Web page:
Tara Keenan-Thompson with the New York Civil Liberties spoke in opposition to the proposed legislation saying it seeks to outlaw the day workers activities; criminalize free speech; which undermines the republic; she said the streets are public forums; the legislation is devisive and the people are looking for work to support their families. She said, “This is criminalizing Latinos.” She added that the law would mean that Girl Scouts like Samantha Muscarella [the councilman’s daughter] would be fined for selling cookies; as well as people raising money for Hurricane Katrina.
Ms. Thompson said the law would lead to lawsuits such as has happened in Arizona, Pennsylvania and Virginia where they were overturned. She said it was a waste of taxpayer money.
Councilman Macagnone said New York State loses $4 billion a year because of illegal workers. He said the union doesn’t question the status of immigrants they just see if they qualify. “We have problems with workers who don’t pay taxes and don’t have benefits,” he said.
“It’s wonderful that you want to weigh the arguments,” said Ms. Thompson. She added, “On what side does the Town of Oyster Bay want to see its name in history?”
“I’m a little disappointed,” said Mr. Venditto to Ms. Thompson of her remark that the legislation was “Anti-Latino.” He added that this is a issue of “commercial speech” which is the least protected form of speech. “Put down your law book and look at the residents. We didn’t make this up.” Her bringing in Girl Scouts; lemonade stands and the constitution was unnecessary, he added. “Go back and read the law.” She answered, “Case work is with me.”
The next speaker was the Reverend Alan Ramirez of the Old Brookville Church in Muttontown. He began his talk saying this was a historic day for the Latino community in that Judge Sottomayor was nominated to the Supreme Court by President Barack Obama. “It opens up possibilities for all of us,” said the reverend.
He commended the spirit of the board as they addressed “this sensitive and incendiary issue.” He suggested they reflect on how similar issues have been handled in Farmingville where after all the opposition, the ordinances; housing laws; and after 15 years the problems are still there. He suggested listening and reflecting on each other’s views. Suffolk County’s solutions have resulted in brutal beatings; fire that burned a Mexican family’s house; and Marcel Lucera being killed. He said, “I pray we can learn from the mistakes of others. Suffolk County has given Long Island a black eye. We can demonstrate that we are better than that.”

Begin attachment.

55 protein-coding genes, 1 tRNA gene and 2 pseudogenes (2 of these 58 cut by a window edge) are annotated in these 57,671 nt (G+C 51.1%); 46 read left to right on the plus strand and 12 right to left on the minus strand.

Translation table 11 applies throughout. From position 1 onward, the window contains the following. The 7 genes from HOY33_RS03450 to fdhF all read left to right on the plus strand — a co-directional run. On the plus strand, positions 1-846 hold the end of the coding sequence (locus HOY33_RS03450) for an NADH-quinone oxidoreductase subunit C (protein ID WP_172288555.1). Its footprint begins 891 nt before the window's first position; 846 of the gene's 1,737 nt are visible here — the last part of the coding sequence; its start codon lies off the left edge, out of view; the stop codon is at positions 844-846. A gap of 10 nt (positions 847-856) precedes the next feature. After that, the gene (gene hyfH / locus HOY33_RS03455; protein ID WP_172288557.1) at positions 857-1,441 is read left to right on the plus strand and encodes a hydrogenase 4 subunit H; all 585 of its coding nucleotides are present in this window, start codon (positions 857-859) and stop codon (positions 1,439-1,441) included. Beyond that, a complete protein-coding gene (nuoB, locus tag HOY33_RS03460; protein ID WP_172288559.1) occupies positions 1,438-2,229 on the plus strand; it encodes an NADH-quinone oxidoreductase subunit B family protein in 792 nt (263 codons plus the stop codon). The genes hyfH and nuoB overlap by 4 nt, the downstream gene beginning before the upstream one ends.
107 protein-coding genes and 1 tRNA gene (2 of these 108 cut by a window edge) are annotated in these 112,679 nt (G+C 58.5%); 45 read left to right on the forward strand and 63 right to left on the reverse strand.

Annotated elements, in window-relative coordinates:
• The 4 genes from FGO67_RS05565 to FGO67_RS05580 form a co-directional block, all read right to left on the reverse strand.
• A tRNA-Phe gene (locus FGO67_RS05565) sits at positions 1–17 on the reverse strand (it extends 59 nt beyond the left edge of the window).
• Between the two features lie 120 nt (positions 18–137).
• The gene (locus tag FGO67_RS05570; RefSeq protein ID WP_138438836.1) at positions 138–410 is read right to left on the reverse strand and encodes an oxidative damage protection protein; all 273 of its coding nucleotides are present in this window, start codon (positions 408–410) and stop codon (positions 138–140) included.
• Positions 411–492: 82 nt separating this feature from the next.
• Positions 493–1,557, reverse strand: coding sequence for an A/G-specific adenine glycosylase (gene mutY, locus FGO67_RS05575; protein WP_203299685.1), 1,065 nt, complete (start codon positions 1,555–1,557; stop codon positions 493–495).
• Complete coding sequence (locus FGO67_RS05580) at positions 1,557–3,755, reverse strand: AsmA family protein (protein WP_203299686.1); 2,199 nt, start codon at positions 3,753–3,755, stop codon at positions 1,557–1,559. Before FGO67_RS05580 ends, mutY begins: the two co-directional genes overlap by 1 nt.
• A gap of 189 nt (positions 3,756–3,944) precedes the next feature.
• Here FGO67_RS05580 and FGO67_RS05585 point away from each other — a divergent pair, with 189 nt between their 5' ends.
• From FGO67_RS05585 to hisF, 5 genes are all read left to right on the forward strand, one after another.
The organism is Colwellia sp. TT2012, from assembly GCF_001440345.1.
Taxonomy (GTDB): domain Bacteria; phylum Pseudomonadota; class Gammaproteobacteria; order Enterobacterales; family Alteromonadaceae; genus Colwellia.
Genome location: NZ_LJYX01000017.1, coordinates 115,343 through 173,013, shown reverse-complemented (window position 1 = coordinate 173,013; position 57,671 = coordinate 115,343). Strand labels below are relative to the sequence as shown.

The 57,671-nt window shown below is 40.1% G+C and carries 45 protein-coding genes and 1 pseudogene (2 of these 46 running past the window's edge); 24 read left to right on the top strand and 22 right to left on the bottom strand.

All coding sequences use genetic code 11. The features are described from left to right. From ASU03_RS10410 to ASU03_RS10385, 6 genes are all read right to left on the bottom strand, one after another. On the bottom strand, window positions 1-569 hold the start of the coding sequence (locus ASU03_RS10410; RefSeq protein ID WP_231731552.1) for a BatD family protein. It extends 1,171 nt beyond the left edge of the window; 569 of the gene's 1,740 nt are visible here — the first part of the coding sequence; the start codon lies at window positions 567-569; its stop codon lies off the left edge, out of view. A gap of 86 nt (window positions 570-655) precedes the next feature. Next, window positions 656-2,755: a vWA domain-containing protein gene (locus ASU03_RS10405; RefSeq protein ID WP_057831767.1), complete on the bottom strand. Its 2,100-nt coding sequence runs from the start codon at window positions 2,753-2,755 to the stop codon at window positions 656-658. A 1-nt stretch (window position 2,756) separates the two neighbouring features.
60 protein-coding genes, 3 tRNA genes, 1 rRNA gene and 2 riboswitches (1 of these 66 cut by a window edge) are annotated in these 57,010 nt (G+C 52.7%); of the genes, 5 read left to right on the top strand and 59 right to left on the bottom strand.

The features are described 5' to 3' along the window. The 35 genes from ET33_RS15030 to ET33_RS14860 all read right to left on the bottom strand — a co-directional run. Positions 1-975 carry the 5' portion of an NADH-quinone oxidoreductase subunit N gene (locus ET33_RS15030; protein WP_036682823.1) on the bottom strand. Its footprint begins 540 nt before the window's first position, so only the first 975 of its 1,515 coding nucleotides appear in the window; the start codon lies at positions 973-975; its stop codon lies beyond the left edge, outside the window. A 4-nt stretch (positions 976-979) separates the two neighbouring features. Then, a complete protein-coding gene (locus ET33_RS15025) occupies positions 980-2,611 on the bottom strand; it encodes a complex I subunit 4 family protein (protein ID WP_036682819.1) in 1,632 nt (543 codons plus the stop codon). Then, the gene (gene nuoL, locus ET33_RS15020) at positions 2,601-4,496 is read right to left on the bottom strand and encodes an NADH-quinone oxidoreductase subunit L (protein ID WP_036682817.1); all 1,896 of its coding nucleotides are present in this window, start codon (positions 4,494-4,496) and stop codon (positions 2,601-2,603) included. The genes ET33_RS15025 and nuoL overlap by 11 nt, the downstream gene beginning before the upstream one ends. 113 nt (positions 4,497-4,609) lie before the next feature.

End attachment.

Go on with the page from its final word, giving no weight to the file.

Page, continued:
“Dialogue and communication can make people less fearful,” commented Mr. Venditto.
Rev. Ramirez said the local residents have legitimate concerns and the day laborers do, too. When you begin to dialogue, you realize both have concerns: to find work and to feel safe in their homes and neighborhood – you have to take into consideration both sides. You have to begin with the attitude that we will respect each other, he said.
Mr. Venditto said in addition to the roadway issue, there is the fear of the unknown. “We’ve done our research. Our inspectors have been there. I’ve met with many of the day laborers.” He said he was concerned about a sense of growing confrontation and hearing graphic stories of people coming close to physical violence. “I can’t sit by. Dialogue may hold the solution but we need to define the situation. Help me on that,” said the supervisor.
Katy Weber thanked the board for its efforts. She said, hopefully the shape-up center in Glen Cove can be used. She defended the new proposed law saying, “I don’t think free speech means stopping traffic.”
What Price Justice?
Hofstra Law Professor Serge Martinez called the proposed law an issue of civil liberties saying constitutional law doesn’t limit freedom of speech.
Mr. Venditto said that was part of the reason they are treading lightly because of the conflicting opinions.” The answers are not quite as clear as the ACLU and you are saying. The law has not been crystallized over this conflict.”
Mr. Martinez said they were looking at a lawsuit that will go on for years and years. “This is not a quick and easy solution.” He said a community in Arizona paid tens of thousands to settle such an issue and the Oyster Bay taxpayers money could be better spent.
“What is the price of justice,” answered Mr. Venditto rhetorically.